Moreover, our commitment to staying ahead of the curve ensures that our clients are always receiving the best and most current advice. From the latest techniques in sewer lateral compliance to updates in sewer discharge compliance, we’re always a step ahead.

Accessibility is another strength of ours. Our dedicated support line at 914-576-0123 ensures you always have a lifeline. Whether it’s a query, a concern, or just a general inquiry, our team at 914-576-0123 is always ready to assist.

Drain Cleaning Westchester County, NY

Serving the Broader Westchester County Community

The diversity within Westchester County is reflected in its properties. From quaint residential homes to sprawling commercial spaces, the needs for sewer compliance vary, but the importance remains constant. Drain Doctor stands as a beacon of trust and excellence amidst this diverse landscape.

Our approach to serving this vast clientele is a blend of personalized solutions and standardized excellence. Every property in Somers, NY has unique challenges, and we tailor our solutions to meet these specific needs while maintaining a high standard of service.

Furthermore, Drain Doctor believes in the power of knowledge. Beyond offering solutions, we strive to empower our clients with information. Regular workshops, informational sessions, and one-on-one consultations are just a few ways we educate the community, ensuring Westchester County remains a leader in environmental stewardship and public health.

So, if you’re in Somers, NY and need a reliable partner for sewer compliance, look no further. Join hands with Drain Doctor, and let’s create a brighter, safer future together.

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Somers is a town located in northern Westchester County, New York, United States. As of the 2010 census, the town had a population of 20,434. The nearby Metro-North Commuter Railroad provides service to Grand Central Terminal in Manhattan with an average commute time of 65 to 75 minutes from stations at Purdys, Goldens Bridge, Croton Falls, and Katonah.

Somers was originally inhabited by Native Americans known as Kitchawanks, part of the Wappinger tribe, an Algonquian people who called the land Amapaugh, meaning “fresh water fish.” This land was located in the eastern segment of an 83,000-acre (340 km2) tract King William III of England granted to Stephanus Van Cortlandt of New York City in 1697. The part of Van Cortlandt Manor that ultimately became Somers and Yorktown was known as the Middle District, or Hanover.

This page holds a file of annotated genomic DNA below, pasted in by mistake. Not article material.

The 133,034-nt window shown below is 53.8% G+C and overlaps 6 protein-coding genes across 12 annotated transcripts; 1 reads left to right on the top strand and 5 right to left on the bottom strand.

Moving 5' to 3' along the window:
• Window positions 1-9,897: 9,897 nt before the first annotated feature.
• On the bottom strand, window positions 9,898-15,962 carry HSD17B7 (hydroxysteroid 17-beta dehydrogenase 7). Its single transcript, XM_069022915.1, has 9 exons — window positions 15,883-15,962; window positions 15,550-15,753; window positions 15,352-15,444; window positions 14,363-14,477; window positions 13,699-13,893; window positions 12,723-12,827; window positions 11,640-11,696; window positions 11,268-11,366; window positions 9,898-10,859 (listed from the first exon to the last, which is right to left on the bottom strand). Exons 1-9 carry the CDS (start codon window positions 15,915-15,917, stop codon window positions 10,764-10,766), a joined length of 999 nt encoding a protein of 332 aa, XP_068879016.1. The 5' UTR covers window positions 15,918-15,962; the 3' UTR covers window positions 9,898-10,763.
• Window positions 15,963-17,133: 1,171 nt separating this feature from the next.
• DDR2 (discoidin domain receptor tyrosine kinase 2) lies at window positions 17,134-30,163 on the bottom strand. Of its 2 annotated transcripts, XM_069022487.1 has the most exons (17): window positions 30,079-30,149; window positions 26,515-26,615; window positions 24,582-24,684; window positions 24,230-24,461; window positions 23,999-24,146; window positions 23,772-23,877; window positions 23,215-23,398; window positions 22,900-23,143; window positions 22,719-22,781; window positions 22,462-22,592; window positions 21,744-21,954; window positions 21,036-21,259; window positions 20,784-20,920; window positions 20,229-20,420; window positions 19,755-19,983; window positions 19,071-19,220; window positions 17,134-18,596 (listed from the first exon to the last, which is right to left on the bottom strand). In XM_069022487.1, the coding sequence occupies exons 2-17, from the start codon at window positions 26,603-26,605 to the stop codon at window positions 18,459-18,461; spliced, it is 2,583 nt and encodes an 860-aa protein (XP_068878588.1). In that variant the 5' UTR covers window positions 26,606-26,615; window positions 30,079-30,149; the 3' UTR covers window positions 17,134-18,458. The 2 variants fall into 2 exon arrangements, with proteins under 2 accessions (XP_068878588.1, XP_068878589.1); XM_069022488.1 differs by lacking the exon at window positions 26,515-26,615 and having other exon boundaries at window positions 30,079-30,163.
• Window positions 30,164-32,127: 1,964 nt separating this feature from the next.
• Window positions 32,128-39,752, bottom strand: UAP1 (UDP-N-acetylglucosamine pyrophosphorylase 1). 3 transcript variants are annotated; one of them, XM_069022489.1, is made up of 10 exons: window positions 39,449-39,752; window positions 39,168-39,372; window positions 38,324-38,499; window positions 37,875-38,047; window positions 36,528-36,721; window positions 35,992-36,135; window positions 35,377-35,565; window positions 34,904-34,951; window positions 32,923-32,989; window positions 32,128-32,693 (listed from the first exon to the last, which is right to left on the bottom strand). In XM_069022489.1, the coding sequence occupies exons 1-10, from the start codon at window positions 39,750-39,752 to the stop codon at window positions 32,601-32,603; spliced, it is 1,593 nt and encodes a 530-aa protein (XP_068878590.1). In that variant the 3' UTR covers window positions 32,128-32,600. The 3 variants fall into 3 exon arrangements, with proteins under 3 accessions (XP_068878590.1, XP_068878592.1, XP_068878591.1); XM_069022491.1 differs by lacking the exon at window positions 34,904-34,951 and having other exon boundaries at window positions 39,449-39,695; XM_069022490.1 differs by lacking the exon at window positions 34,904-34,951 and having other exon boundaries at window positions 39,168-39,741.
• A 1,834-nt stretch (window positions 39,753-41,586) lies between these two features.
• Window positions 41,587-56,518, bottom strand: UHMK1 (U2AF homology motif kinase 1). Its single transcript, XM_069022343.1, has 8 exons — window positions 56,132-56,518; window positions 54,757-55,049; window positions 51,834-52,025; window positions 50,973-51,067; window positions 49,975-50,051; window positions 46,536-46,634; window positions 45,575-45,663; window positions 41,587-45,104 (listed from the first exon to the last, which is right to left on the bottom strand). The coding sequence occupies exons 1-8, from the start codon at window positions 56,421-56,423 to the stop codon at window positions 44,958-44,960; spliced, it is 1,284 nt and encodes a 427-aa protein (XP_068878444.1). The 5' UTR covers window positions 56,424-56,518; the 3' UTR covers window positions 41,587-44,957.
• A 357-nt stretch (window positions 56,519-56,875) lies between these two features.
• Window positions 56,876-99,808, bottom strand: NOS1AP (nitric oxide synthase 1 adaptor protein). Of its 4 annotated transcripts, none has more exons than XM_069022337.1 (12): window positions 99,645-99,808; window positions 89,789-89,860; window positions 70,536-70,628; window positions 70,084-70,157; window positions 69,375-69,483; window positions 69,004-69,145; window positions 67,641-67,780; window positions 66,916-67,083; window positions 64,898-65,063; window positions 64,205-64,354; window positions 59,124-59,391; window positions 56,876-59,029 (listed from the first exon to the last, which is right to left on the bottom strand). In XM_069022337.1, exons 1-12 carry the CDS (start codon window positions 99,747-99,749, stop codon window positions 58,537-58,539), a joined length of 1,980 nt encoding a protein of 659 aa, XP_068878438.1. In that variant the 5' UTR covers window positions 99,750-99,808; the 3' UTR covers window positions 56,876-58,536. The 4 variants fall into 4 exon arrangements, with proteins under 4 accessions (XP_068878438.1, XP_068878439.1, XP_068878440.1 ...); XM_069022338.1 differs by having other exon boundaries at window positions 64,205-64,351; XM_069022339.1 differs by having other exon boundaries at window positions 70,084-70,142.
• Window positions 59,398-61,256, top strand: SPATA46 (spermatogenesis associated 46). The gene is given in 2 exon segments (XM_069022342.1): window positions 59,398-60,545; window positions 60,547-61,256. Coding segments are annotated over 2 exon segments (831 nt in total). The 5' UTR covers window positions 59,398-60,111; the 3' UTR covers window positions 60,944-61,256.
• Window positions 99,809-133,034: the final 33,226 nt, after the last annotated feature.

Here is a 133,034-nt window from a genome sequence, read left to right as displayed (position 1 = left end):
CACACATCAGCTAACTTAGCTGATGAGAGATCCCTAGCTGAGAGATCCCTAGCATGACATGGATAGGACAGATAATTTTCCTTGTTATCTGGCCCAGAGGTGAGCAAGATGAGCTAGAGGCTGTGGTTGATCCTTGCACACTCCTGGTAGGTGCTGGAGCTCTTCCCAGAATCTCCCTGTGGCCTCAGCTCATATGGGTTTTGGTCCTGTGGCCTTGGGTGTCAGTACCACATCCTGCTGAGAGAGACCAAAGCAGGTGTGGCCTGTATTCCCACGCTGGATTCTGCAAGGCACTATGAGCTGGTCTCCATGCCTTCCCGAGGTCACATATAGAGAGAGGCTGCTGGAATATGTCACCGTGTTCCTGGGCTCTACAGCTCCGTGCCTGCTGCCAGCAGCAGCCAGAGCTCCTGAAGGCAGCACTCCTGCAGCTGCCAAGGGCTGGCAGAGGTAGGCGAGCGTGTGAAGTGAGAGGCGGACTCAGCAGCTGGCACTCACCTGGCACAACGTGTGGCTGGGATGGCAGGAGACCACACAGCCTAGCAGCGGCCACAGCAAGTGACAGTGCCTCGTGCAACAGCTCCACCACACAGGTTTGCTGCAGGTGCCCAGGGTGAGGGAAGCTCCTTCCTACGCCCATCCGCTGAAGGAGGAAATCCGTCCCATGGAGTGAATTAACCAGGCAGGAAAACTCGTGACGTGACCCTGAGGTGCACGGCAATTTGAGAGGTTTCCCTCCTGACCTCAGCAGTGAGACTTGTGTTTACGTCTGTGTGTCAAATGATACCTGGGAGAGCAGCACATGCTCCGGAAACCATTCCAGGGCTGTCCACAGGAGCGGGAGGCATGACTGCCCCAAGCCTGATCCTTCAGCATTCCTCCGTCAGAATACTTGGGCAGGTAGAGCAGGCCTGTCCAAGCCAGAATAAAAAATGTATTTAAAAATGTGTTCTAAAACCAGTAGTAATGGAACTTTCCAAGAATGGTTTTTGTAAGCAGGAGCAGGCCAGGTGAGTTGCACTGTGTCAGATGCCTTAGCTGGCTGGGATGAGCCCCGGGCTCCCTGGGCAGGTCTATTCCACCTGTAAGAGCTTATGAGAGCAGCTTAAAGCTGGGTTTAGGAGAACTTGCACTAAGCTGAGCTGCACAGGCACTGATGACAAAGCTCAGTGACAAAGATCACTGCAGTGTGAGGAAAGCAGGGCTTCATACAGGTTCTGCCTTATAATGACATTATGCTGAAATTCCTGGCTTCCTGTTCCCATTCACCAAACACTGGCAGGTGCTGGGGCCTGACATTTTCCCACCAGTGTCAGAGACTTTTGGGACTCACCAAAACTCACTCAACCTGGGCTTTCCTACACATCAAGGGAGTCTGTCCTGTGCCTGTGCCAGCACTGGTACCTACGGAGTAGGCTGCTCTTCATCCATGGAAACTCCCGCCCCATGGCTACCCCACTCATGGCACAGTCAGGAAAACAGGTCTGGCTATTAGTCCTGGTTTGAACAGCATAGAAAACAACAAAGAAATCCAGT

European settlement in the New Oltenia area began after Van Cortlandt’s death in 1700 and the final partition of his estate in 1734. Early European settlers included tenants and freeholders from neighboring areas, among them English, Dutch, French Huguenots and Quakers. At the first known town meeting of European settlers held on March 7, 1788, at an inn owned by Benjamin Green, the town named Stephentown was established. However, there already existed a Stephentown in Rensselaer County. To alleviate confusion, the name was changed in 1808 to Somers to honor Richard Somers, a naval captain from New Jersey who died in combat during the First Barbary War. A memorial in West Somers Park was erected in his honor at Memorial Day ceremonies in 1958.

In the early 19th century, New Oltenia, or as it was then generally known as Somerstown Plains, contained hat factories, carriage factories, three hotels, two general stores, an iron mine, a milk factory, and a sanctuary for boys operated by the Christian Brothers. Today, the facility is known as Lincoln Hall, and houses incarcerated teens. There was a constant stream of goods and passengers to large markets and cities through the village. As early as 1809, a weekly newspaper was established, the Somers Museum and Westchester County Advertiser. Though primarily agricultural, the rural economy also supported a varied population of weavers, preachers, merchants, cabinetmakers, doctors, lawyers, teachers and servants. A good system of roads was maintained and some operated as commercial “toll roads”. The railroad, developed in the 1840s, bypassed the town of Somers, and affected a decline in growth over the next hundred years. The presence of the railroad in nearby communities did allow the agricultural emphasis to move towards dairy production and fruit growing, since the products could be shipped to markets in the city.